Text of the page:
Well not enough, according to BusinessCloud’s Manchester Tech (#mcrtech) event this morning. The view from host offices KPMG was fab by the way – although as FT journalist Michael Dempsey pointed out on Twitter, I appear to have captured some sort of alien life form in my photography.
Anyway, Chris Maguire, after his opening story of a near-death experience involving windscreen wipers and a Harvester, had gathered an impressive list of panellists, including Tech North, Business Growth Hub and entrepreneurs from CircleLoop and Wakelet, to talk about the state of the North West’s tech industry today and what’s holding us back.
Number one as usual is the skills gap. Despite having the biggest pool of university students in Europe we still can’t fill positions quickly enough. There was a suggestion that most graduates aren’t quite as ‘world of work ready’ as they might be. i.e. their understanding of tech doesn’t quite match their understanding of how a tech business actually works.
Another interesting point is the fact that 95% of tech companies here sell up while they’re still in relatively early stages – with the panel’s suggestion being that they lack the ambition to keep going until the numbers get bigger and the companies have more of a chance of standing up on global scale.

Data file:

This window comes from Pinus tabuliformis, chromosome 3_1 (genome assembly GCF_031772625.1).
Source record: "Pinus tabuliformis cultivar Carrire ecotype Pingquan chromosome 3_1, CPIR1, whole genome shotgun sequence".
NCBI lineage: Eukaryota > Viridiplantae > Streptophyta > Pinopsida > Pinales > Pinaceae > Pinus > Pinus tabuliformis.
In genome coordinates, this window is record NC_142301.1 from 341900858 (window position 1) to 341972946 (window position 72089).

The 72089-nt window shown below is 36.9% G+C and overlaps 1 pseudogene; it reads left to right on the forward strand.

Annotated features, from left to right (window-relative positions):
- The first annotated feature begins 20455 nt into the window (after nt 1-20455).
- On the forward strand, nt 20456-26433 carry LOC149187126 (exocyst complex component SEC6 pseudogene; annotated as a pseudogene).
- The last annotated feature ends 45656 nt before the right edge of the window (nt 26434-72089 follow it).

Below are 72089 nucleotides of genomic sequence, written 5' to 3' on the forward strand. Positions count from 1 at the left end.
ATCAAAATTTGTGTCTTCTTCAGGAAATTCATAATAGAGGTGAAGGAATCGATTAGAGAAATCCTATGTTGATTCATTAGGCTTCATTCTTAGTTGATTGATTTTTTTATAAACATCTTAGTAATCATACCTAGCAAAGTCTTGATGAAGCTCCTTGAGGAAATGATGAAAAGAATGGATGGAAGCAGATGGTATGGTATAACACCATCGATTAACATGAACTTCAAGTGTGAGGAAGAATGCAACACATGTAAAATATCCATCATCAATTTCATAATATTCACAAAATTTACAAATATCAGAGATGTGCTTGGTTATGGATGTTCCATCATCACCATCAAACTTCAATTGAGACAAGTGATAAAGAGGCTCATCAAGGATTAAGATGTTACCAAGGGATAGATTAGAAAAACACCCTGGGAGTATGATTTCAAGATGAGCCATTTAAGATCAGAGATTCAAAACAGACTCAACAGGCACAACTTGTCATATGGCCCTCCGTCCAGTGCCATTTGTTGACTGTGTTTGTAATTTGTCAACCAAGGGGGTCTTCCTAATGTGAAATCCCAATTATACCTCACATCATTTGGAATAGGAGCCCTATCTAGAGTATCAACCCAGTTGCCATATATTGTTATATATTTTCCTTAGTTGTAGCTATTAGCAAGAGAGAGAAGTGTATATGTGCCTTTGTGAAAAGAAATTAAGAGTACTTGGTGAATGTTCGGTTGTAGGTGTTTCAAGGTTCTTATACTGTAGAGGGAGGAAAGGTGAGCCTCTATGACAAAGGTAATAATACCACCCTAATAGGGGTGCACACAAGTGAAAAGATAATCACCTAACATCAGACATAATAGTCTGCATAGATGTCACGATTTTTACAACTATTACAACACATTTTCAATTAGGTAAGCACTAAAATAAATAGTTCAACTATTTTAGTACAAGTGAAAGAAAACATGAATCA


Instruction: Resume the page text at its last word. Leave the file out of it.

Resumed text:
This might be more fear induced, or cultural, than being about a lack of ambition. But it ties in nicely with the fact that the panel just don’t think North West tech companies are good enough when it comes to bragging about how brilliant they are. London does this much better and the US beats them both.
This shyness surprises me. I’m not from Manchester originally but one of the things you can’t fail to notice when you move here is how much people love to tell you how bloody brilliant Manchester is – and with good reason! It’s something we’re rubbish at in my native West Midlands. But why isn’t this translating into how they’re communicating about their businesses? Why are we hovering around the start-up world and not progressing to mid to late stage growth and why aren’t we nurturing the next Unicorns? We can’t just leave it to Jonny Cadden with his brilliant Business Rocks to fly the flag on behalf of everyone else.
As I’ve been writing this it’s sparked huge debate in the office about British, and particularly northern, culture and whether that translates into how we run and grow businesses. I’d love to put together a bigger piece on this, to see if there’s something in the psyche of starting a tech firm here compared to London, for example. Or is Manchester more like Berlin, a breeding ground for start-ups but a city that loses tech businesses as they exceed a certain size and move to Munich (as discussed here by my colleague Danny). If any Manchester tech firms out there might be interested in opening their hearts and contributing to a bigger piece, drop me a note on firstname.lastname@example.org.
Nikki is a director and co-founder of Fourth Day